The acclaimed work that debunks our myths and false assumptions about race in America
Maurice Berger grew up hypersensitized to race in the charged environment of New York City in the sixties. His father was a Jewish liberal who worshiped Martin Luther King, Jr.; his mother a dark-skinned Sephardic Jew who hated black people. Berger himself was one of the few white kids in his Lower East Side housing project.
Berger's unusual experienceand his determination to examine the subject of race for its multiple and intricate meaningsmakes White Lies a fresh and startling book.
Berger has become a passionate observer of race matters, searching out the subtle and not-so-subtle manifestations of racial meaning in everyday life. In White Lies, he encourages us to reckon with our own complex and often troubling opinions about race. The result is an uncommonly honest and affecting look at race in America todayfree of cant, surprisingly entertaining, unsettled and unsettling.
Courageous White Lies Opens Eyes
a Bill Curtis Book Review
The measure of a good book is in how far it chases readers somewhere new. In White Lies, author Maurice Berger gives us an insightful glimpse into white lies, its self-deception and objectification of everything but itself.
Using poignant autobiographical reflections, recent media events, and comments from other writers, artists and researchers, Berger intrudes the silent, racist, mentality of "whiteness". His edgy presentation makes you laugh, feel dread, and pity at the sheer stupidity of racism. White Lies is an equal opportunity to examine how the paradigm of racism limits personal thought and freedom.
Mr. Berger meanders across issues of class, racist myth and hype, his mother, integration, silence, his background and a myriad of insights which penetrate personal comfort zones. Drawing examples from popular culture and news events, Berger scoops the sugarcoating off white western world racism, cultural imposition and nullification. Berger chases readers somewhere new.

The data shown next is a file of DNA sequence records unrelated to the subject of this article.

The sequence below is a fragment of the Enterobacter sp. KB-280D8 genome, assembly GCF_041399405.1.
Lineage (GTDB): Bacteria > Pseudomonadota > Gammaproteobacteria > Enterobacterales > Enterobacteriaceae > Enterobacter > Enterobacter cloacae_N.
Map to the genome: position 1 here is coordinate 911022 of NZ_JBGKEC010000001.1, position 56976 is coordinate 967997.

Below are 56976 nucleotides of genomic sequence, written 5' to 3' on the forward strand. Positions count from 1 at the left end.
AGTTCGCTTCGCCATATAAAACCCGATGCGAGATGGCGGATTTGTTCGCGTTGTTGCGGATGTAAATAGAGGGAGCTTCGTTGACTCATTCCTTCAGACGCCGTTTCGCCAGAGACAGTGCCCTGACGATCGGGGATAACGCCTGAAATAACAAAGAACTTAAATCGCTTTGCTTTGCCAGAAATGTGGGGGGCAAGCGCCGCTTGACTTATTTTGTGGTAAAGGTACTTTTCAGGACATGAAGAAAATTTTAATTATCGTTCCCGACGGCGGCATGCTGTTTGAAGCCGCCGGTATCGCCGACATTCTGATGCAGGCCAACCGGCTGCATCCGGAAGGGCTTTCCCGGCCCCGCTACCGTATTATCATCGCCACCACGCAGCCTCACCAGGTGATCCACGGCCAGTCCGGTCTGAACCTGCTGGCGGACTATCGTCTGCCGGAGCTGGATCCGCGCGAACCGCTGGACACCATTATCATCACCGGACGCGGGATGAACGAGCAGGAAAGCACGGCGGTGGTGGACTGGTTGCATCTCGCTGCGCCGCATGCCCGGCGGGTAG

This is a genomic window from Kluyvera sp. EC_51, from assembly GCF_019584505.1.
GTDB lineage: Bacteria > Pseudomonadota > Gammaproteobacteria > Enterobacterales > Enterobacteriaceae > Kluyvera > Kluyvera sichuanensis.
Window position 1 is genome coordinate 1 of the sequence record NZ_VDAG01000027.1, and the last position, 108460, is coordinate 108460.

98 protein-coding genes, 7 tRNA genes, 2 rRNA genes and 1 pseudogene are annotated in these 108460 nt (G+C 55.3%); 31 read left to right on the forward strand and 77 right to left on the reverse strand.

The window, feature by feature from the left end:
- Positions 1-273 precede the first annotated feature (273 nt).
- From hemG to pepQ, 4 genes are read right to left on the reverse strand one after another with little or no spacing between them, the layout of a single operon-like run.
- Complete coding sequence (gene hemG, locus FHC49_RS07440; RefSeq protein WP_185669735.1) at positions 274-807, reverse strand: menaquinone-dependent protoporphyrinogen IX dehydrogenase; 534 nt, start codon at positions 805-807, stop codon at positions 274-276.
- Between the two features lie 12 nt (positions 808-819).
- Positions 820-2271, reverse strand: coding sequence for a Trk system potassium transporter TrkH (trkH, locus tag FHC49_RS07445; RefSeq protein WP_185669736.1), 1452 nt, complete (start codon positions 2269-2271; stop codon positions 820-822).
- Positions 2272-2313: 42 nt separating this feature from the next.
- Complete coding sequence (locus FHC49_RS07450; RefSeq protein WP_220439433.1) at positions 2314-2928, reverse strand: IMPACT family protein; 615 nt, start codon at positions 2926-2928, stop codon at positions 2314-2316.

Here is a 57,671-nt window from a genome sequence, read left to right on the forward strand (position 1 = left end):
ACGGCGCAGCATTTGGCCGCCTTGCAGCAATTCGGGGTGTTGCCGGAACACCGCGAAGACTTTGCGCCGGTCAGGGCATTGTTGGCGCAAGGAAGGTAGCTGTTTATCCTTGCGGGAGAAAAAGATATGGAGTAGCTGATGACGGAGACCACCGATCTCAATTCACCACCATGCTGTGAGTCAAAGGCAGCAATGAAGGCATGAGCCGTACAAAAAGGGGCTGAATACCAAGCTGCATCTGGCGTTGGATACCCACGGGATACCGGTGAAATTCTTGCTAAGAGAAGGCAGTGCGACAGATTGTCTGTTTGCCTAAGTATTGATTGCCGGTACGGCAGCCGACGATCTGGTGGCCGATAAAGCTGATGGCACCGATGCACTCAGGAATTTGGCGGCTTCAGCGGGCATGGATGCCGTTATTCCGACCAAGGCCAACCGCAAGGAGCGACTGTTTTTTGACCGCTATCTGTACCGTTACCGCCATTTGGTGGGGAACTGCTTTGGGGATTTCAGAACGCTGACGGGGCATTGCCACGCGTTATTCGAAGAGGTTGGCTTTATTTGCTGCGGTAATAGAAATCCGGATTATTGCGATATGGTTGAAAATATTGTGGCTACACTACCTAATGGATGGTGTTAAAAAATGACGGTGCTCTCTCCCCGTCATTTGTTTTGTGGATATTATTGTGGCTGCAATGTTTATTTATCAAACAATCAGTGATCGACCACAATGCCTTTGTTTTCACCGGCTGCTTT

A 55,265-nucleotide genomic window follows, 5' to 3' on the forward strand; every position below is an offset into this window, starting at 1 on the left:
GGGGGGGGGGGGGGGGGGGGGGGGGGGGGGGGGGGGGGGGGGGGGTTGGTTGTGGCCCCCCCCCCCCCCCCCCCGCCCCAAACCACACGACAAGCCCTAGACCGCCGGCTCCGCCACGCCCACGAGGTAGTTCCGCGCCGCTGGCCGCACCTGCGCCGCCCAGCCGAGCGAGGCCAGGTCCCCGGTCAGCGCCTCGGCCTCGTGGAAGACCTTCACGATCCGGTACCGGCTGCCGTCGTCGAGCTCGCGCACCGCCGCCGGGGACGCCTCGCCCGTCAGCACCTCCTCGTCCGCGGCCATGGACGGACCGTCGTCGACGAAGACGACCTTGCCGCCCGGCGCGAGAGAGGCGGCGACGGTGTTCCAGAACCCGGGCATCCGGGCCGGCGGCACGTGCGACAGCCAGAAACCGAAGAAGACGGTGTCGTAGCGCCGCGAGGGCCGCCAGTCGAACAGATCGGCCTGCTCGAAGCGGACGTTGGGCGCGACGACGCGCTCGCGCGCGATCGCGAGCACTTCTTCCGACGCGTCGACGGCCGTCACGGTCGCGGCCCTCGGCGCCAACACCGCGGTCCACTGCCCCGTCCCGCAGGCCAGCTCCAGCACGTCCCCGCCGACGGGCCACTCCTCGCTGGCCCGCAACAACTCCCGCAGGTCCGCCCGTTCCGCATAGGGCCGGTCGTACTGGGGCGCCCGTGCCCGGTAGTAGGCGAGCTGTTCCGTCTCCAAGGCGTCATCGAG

He quotes various authors, including Farai Chideya, journalist and author of Don't Believe the Hype: Fighting Cultural Misinformation about African-Americans, who "finds that cultural disinformation about African Americans is everywhere in the media, concerning every aspect of life: sex, love, family values, primary and secondary education, affirmative action, wages and employment patterns, the arts, sports, the criminal justice system, politics. No matter how free of racism white people think they are, no matter how much white people love jazz or enjoy the company of black friends, their racial politics cannot help but be distorted by hype."
In White Lies, Berger contends that "Whiteness" as a "cultural" expression discounts every other culture and people to be less than "whiteness." He says, "Racist hype justifies white anxieties about an unknown or unfamiliar blackness. It shores up white power by justifying white people's need to curb black power or expression. These are some of the reasons why it is so hard for white people to acknowledge the lies and distortions that underwrite hype."
"Hype," Berger indicates, "predisposes white people to see even the most innocent black person as dangerous, sinister, or scary: the black medical student walking down a dark street at night reads as savage, licentious, criminal. The black mother pushing her son in a stroller down that same street in the light of day reads as unmarried and irresponsible."
For readers willing to examine the dynamics of how white racism works as false cultural expression, Berger's White Lies is a primer into whiteness, its limitations, and its paradigms. He says that white supremacy practices are legitimate as long as Blackness is negated, vilified, criminalized, animalized, marginalized. Like a PC mouse click, whiteness perpetuates its power by maximizing negatives about other cultures, while minimizing negative racist white practices, behaviors and cultural expressions. The snow job (pun intended) is so thorough that people think the dominance of whites over blacks is "normal".
In White Lies Berger says, "Cultural and social institutions controlled by white people have been slow to reward black accomplishment not because African Americans don't excel but because such rewards declare that a black person may, in fact, be far more talented, more intelligent, or more beautiful than his white peers." This compelling book pulls the sheet off the Klan mentality draping the perception of the typical white American mind into bizarre, illogical paradigms of oppressive dualities, anti-black propaganda, and true white lies. Maurice Berger's White Lies is my first recommended Must-Read-Reading (MRR***1/2) for even the fainthearted.
Bill Curtis' commentaries and reviews have been published in the Afro-American, The Baltimore Chronicle, The Baltimore Press, The Baltimore Times, The Baltimore Sun, Financial Independence Magazine, Every Wednesday, Blind Alleys, African-American News & World Report, and at Barnes and Noble on the internet. Contact Mr. Curtis at [email protected] or P.O. Box 2043, Baltimore, MD 21203-2043.